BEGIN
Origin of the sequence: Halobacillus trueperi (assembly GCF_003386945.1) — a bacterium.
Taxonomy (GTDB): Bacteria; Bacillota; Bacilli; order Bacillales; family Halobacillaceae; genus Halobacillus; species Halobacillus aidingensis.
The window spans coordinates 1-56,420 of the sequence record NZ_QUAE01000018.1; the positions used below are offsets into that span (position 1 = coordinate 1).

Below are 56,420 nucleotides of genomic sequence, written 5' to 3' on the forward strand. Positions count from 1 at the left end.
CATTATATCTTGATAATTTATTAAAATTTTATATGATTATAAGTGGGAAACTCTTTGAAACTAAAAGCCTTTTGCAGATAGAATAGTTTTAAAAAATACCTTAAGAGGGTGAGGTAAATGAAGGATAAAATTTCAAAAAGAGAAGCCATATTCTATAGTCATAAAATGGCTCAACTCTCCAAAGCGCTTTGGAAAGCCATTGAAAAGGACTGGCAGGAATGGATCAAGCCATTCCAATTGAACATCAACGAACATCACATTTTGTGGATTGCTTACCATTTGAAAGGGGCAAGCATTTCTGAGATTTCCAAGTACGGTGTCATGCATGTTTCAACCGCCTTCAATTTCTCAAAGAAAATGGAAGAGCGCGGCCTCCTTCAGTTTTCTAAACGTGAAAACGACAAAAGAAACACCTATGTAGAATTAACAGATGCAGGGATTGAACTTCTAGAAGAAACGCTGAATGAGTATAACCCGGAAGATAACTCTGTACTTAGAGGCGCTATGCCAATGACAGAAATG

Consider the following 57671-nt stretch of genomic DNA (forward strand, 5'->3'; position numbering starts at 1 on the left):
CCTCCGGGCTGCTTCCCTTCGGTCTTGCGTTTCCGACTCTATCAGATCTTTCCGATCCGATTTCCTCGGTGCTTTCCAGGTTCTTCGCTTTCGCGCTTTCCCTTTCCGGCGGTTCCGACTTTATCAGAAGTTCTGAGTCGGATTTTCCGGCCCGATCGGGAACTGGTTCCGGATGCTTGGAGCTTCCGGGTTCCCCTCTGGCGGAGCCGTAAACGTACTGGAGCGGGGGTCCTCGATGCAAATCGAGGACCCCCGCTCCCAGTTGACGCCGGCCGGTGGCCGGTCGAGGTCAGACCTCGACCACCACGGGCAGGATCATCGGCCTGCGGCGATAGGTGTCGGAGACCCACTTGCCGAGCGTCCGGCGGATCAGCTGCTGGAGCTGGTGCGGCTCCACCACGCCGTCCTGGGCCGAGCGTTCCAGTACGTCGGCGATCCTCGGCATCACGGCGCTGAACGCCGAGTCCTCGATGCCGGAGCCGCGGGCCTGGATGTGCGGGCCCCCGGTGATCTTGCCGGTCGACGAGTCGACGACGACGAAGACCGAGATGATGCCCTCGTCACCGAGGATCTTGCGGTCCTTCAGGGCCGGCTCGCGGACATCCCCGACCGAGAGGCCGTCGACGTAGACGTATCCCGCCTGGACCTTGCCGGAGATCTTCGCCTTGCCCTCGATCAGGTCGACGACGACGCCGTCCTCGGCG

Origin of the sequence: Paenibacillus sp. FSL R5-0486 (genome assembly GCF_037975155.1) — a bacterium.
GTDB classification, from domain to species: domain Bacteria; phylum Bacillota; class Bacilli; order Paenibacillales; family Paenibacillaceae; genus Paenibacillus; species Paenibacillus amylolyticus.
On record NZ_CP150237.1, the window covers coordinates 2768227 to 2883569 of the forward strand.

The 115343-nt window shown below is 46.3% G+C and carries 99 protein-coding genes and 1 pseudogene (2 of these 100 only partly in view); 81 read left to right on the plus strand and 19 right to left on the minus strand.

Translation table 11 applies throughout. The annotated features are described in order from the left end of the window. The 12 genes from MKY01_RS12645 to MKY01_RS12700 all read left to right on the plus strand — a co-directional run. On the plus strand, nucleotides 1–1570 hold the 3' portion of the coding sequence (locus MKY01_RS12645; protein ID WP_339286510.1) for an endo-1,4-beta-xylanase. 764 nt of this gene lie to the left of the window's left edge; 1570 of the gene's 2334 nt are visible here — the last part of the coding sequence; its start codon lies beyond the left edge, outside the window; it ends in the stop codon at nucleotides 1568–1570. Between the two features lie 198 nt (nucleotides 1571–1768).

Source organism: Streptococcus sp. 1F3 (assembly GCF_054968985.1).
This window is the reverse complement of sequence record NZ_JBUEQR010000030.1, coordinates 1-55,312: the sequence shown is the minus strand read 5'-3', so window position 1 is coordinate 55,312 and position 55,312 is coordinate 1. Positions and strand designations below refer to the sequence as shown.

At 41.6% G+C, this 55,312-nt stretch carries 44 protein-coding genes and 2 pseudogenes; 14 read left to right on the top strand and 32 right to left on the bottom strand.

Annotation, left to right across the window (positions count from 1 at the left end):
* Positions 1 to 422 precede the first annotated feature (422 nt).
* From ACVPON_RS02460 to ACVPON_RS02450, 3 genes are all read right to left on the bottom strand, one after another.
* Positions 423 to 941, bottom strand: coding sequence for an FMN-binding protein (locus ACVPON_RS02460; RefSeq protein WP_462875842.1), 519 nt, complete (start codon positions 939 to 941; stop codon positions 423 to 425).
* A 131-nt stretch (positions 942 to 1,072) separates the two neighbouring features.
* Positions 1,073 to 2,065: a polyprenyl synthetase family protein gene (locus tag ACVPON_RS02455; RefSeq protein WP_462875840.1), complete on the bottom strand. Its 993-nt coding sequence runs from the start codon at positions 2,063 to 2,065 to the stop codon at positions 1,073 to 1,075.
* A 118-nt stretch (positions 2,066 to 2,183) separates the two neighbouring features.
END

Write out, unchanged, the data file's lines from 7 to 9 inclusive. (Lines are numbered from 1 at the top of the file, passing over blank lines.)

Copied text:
CCTCCGGGCTGCTTCCCTTCGGTCTTGCGTTTCCGACTCTATCAGATCTTTCCGATCCGATTTCCTCGGTGCTTTCCAGGTTCTTCGCTTTCGCGCTTTCCCTTTCCGGCGGTTCCGACTTTATCAGAAGTTCTGAGTCGGATTTTCCGGCCCGATCGGGAACTGGTTCCGGATGCTTGGAGCTTCCGGGTTCCCCTCTGGCGGAGCCGTAAACGTACTGGAGCGGGGGTCCTCGATGCAAATCGAGGACCCCCGCTCCCAGTTGACGCCGGCCGGTGGCCGGTCGAGGTCAGACCTCGACCACCACGGGCAGGATCATCGGCCTGCGGCGATAGGTGTCGGAGACCCACTTGCCGAGCGTCCGGCGGATCAGCTGCTGGAGCTGGTGCGGCTCCACCACGCCGTCCTGGGCCGAGCGTTCCAGTACGTCGGCGATCCTCGGCATCACGGCGCTGAACGCCGAGTCCTCGATGCCGGAGCCGCGGGCCTGGATGTGCGGGCCCCCGGTGATCTTGCCGGTCGACGAGTCGACGACGACGAAGACCGAGATGATGCCCTCGTCACCGAGGATCTTGCGGTCCTTCAGGGCCGGCTCGCGGACATCCCCGACCGAGAGGCCGTCGACGTAGACGTATCCCGCCTGGACCTTGCCGGAGATCTTCGCCTTGCCCTCGATCAGGTCGACGACGACGCCGTCCTCGGCG

Origin of the sequence: Paenibacillus sp. FSL R5-0486 (genome assembly GCF_037975155.1) — a bacterium.
GTDB classification, from domain to species: domain Bacteria; phylum Bacillota; class Bacilli; order Paenibacillales; family Paenibacillaceae; genus Paenibacillus; species Paenibacillus amylolyticus.